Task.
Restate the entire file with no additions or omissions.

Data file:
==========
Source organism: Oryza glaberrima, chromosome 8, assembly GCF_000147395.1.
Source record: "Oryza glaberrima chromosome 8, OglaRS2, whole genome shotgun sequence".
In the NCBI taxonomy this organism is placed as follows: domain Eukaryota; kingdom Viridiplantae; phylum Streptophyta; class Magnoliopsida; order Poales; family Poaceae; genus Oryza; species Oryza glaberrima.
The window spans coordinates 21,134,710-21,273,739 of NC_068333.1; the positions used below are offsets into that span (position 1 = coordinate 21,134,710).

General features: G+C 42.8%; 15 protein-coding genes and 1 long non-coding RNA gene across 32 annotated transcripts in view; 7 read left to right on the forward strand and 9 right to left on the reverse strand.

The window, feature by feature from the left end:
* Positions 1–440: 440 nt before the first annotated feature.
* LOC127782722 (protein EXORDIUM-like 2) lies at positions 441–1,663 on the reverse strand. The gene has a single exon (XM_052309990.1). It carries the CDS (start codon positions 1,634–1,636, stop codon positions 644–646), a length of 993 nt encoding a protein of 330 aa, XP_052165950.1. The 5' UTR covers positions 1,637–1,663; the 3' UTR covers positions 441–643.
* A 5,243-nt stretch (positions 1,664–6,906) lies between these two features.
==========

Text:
Source organism: Oryza glaberrima, chromosome 8, assembly GCF_000147395.1.
Source record: "Oryza glaberrima chromosome 8, OglaRS2, whole genome shotgun sequence".
In the NCBI taxonomy this organism is placed as follows: domain Eukaryota; kingdom Viridiplantae; phylum Streptophyta; class Magnoliopsida; order Poales; family Poaceae; genus Oryza; species Oryza glaberrima.
The window spans coordinates 21,134,710-21,273,739 of NC_068333.1; the positions used below are offsets into that span (position 1 = coordinate 21,134,710).

General features: G+C 42.8%; 15 protein-coding genes and 1 long non-coding RNA gene across 32 annotated transcripts in view; 7 read left to right on the forward strand and 9 right to left on the reverse strand.

The window, feature by feature from the left end:
* Positions 1–440: 440 nt before the first annotated feature.
* LOC127782722 (protein EXORDIUM-like 2) lies at positions 441–1,663 on the reverse strand. The gene has a single exon (XM_052309990.1). It carries the CDS (start codon positions 1,634–1,636, stop codon positions 644–646), a length of 993 nt encoding a protein of 330 aa, XP_052165950.1. The 5' UTR covers positions 1,637–1,663; the 3' UTR covers positions 441–643.
* A 5,243-nt stretch (positions 1,664–6,906) lies between these two features.